Head


chapter 11: Articular Cartilage Lesions in Patellofemoral Pain Patients

Clinical Forms

LATERAL PATELLOFEMORAL ARTHROSIS

This form is by far the most common. It is predictable, given the lateral predominance of the patellofemoral joint, the lateral vector of force resulting from the physiologic valgus and the prevalence of lateral tilt in patients with chronic malalignment. Chronic lateral tilt, with or without subluxation often leads to lateral facet erosion. The lateral facet shows the greatest incidence of wear both clinically and in autopsy series (23, 34, 53, 79).

LATERAL BICOMPARTMENT ARTHROSIS

The patella contact area extends on to the portion of the femoral condyle that articulates with the tibia in full extension, particularly the lateral compartment. It is not uncommon to see a combination of lateral arthrosis affecting both the tibiofemoral and patellofemoral compartments. This is particularly true if there is associated clinical valgus of the knee. The combination of lateral bicompartment arthrosis is more common in women, likely due to the greater frequency of clinical valgus in this sex (Fig. 11.47).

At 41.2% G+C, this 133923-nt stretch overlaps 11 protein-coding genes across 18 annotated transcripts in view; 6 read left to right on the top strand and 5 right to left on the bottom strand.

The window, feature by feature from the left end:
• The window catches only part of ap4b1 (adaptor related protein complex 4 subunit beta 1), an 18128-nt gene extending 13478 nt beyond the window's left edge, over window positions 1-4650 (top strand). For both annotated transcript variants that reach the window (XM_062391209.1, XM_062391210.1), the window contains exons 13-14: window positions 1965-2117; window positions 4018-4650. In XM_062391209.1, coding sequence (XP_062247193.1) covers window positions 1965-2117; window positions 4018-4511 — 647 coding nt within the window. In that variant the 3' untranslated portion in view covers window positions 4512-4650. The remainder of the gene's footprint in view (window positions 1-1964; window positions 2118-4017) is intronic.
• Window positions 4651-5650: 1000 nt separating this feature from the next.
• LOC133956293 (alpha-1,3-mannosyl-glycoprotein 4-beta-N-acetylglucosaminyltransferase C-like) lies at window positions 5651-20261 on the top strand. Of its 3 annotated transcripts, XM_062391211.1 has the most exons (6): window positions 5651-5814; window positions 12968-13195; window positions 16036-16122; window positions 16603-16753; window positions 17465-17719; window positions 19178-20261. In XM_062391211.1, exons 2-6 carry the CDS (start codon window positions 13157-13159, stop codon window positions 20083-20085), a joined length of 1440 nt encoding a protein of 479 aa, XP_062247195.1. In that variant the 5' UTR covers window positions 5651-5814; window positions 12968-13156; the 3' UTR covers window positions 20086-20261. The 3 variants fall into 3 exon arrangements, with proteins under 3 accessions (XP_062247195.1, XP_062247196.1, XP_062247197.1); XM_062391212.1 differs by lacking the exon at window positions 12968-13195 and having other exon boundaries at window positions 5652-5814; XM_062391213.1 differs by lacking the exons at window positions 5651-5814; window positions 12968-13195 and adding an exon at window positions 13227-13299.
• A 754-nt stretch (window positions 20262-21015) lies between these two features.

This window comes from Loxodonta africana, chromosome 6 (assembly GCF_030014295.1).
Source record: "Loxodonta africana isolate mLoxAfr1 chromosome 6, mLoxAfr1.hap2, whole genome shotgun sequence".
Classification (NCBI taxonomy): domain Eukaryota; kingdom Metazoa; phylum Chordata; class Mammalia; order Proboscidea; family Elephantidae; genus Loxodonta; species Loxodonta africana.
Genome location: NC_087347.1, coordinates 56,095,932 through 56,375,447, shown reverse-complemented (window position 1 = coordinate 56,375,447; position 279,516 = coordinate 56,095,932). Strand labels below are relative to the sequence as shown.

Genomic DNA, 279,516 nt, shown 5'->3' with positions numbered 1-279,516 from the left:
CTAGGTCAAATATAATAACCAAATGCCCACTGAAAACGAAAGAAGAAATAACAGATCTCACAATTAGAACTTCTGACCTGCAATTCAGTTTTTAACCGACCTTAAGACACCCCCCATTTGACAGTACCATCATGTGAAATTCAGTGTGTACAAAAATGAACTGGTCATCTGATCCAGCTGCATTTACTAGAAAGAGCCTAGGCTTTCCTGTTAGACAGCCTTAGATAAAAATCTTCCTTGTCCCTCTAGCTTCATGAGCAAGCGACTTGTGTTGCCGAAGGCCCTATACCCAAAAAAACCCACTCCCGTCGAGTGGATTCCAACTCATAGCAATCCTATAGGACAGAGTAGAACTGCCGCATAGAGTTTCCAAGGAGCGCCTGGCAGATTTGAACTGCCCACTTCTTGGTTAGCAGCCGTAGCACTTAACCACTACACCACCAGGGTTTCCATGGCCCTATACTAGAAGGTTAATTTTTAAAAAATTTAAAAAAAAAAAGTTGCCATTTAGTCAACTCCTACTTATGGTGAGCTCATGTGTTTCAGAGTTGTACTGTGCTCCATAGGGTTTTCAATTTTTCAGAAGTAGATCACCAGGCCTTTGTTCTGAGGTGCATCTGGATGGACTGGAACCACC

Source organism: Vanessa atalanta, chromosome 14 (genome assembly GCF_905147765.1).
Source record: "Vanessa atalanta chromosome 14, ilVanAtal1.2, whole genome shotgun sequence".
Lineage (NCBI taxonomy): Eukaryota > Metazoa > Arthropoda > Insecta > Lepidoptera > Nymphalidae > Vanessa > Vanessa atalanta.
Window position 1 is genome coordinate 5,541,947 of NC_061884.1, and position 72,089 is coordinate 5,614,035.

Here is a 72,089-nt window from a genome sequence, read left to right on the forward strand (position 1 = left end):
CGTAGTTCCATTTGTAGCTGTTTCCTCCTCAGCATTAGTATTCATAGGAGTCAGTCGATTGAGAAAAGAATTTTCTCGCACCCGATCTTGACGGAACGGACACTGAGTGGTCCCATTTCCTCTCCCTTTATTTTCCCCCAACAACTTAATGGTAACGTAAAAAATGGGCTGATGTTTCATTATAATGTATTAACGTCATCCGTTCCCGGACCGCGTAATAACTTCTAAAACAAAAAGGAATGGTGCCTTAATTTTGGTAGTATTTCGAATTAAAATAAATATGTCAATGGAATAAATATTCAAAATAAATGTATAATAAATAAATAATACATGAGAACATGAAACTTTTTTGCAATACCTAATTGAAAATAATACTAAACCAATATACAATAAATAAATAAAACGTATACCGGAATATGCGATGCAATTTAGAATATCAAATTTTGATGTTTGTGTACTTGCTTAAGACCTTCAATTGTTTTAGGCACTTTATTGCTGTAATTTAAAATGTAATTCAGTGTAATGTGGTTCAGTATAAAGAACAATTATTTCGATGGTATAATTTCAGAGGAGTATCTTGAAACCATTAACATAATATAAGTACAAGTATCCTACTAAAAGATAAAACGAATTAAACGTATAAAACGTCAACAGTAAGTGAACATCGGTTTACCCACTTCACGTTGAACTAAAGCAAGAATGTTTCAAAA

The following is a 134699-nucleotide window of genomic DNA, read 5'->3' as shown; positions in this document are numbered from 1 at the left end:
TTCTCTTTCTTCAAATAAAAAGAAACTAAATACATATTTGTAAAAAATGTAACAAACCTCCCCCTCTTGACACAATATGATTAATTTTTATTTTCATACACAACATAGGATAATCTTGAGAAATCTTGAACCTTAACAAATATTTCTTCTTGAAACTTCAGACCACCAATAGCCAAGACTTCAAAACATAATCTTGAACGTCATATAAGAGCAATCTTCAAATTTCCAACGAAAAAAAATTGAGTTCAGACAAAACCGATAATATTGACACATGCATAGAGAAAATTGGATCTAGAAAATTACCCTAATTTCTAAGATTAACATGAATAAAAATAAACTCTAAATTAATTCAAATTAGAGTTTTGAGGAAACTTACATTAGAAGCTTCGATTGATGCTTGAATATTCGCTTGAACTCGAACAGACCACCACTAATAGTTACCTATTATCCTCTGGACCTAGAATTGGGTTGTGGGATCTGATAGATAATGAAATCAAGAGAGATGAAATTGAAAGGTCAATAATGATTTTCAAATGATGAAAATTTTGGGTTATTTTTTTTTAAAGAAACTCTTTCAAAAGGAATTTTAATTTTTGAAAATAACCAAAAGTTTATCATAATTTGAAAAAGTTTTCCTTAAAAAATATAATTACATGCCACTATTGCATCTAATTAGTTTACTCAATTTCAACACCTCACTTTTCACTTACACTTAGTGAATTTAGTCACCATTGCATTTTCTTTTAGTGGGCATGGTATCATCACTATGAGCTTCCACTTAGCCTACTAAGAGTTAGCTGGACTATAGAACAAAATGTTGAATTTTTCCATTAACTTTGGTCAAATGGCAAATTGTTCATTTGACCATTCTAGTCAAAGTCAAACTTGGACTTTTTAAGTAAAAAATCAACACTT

CROSSED BICOMPARTMENT ARTHROSIS

Lateral patellofemoral and medial tibiofemoral compartment arthrosis (Fig. 11.48) are commonly associated. Chronic medial meniscus pathology may cause chronic effusions and diffuse softening of articular cartilage resulting in earlier breakdown of an overloaded lateral facet, particularly in the obese, elderly patient. It is important in such patients to determine if pain is most troublesome in the patellofemoral or medial compartment, so that treatment can be appropriately planned.

MEDIAL PATELLAR ARTHROSIS

Severe medial patellofemoral arthrosis is less common than its lateral counterpart. When it does occur, however, it is accompanied by all the radiologic signs that are so common laterally: joint line narrowing, subchondral sclerosis, and cysts (Fig. 11.49). This is in marked contradistinction to the radiographic picture associated with the florid type of chondromalacia encountered in the second and third decades. Medial bicompartment arthrosis is often associated with significant varus deformity. Excessive imbrication of the medial retinaculum at the time of proximal realignment can lead to progressive medial patellar arthrosis (Fig. 11.8).

When dealing with symptomatic arthrosis of the knee, with or without deformity, an axial patellofemoral view is essential. When performing a high tibial osteotomy, this knowledge of the status of the patellofemoral joint may indicate including lateral retinacular release or anterior placement of the distal tibia, after osteotomy, to anteriorize the tibial tubercle.

        

Inside Chapter 11: